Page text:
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By Michelle Burnham

In a brand new interpretation and synthsis of hugely renowned 18th and nineteenth century ganres, Burnham examines the literature of captivity and offers a necessary redescription of the ambivilent origins of the U.S. nationwide narrative.

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Extra resources for Captivity and Sentiment: Cultural Exchange in American Literature, 1682-1861 (Reencounters with Colonialism: New Perspectives on the Americas)

Sample text

The dangers and possibilities of cultural exchange within the colonial contact zone would generate literary and political strategies associated with the secular genre of the novel, within whose sentimental discourse scenarios of captivity and escape would continue to be explored and exploited. The Mirror of Typology Mary White Rowlandson was the wife of Lancaster's Puritan minister, the daughter of the town's wealthiest original landowner, and the mother of three surviving children. Other than these familial relations, almost nothing is known of Rowlandson's life before her captivity.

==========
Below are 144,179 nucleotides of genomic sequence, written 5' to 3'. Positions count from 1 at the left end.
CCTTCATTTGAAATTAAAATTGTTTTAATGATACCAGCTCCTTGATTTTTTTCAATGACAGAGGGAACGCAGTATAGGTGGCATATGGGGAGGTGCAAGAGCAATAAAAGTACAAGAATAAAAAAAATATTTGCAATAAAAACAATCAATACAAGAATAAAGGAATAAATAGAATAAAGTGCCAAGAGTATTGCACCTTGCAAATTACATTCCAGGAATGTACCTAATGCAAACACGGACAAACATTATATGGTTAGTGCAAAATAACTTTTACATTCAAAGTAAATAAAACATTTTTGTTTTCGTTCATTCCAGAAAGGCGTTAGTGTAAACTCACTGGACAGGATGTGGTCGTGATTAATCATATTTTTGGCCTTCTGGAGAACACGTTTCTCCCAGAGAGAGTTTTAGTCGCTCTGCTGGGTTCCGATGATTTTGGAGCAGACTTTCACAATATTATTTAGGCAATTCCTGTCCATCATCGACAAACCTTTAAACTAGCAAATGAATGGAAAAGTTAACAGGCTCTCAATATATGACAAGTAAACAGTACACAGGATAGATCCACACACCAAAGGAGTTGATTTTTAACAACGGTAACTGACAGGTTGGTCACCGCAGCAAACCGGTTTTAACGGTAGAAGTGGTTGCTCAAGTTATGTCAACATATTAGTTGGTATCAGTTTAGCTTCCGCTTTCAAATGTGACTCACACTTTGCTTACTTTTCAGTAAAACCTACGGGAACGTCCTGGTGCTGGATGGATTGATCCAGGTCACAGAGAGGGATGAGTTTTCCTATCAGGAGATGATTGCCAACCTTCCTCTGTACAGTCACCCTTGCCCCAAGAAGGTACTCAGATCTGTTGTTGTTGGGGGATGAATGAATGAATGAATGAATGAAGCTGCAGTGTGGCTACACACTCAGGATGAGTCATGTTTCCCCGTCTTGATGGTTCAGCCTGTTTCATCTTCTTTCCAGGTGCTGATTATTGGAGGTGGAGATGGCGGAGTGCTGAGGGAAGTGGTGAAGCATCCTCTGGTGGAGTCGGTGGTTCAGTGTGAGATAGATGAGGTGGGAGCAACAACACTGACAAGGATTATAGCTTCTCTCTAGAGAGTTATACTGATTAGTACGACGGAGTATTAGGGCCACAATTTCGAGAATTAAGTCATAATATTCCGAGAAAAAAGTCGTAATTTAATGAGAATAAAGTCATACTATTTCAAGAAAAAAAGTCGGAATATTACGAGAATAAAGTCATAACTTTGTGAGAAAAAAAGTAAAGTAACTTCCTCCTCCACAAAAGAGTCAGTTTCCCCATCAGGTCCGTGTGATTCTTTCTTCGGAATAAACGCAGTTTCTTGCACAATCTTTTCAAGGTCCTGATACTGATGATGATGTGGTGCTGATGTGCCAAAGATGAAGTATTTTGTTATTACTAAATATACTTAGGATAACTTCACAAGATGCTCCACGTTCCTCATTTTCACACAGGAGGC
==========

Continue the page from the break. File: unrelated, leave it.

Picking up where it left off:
The body of the captive, exchanged as an unusual sort of commodity between two social and military antagonists, consequently told a history in which often contradictory economic, cultural, and religious signs were articulated. Rowlandson's narrative ends with a tone of calm and a noticeable absence of descriptive detail, in striking contrast to its opening representation of the violent attack on Lancaster. Two woodcuts in a 1771 edition of Rowlandson's narrative nicely illustrate this stylistic shift from her narrative's first frantic scene to its rather orderly and routine conclusion.

Page 14 Such conflict and its effect on the texture of Rowlandson's account has become, for recent readers, the most fascinating aspect of her text, and the instant popularity of her narrative suggests that seventeenth-century readers also responded to those elements in her story that set it apart from much of the literature available in Puritan New England. 5 Indeed, the circulation of her text is no less important than Rowlandson's own circulation. Her book was one of the most popular in seventeenth-century New England and was read widely in both the old and the new worlds.

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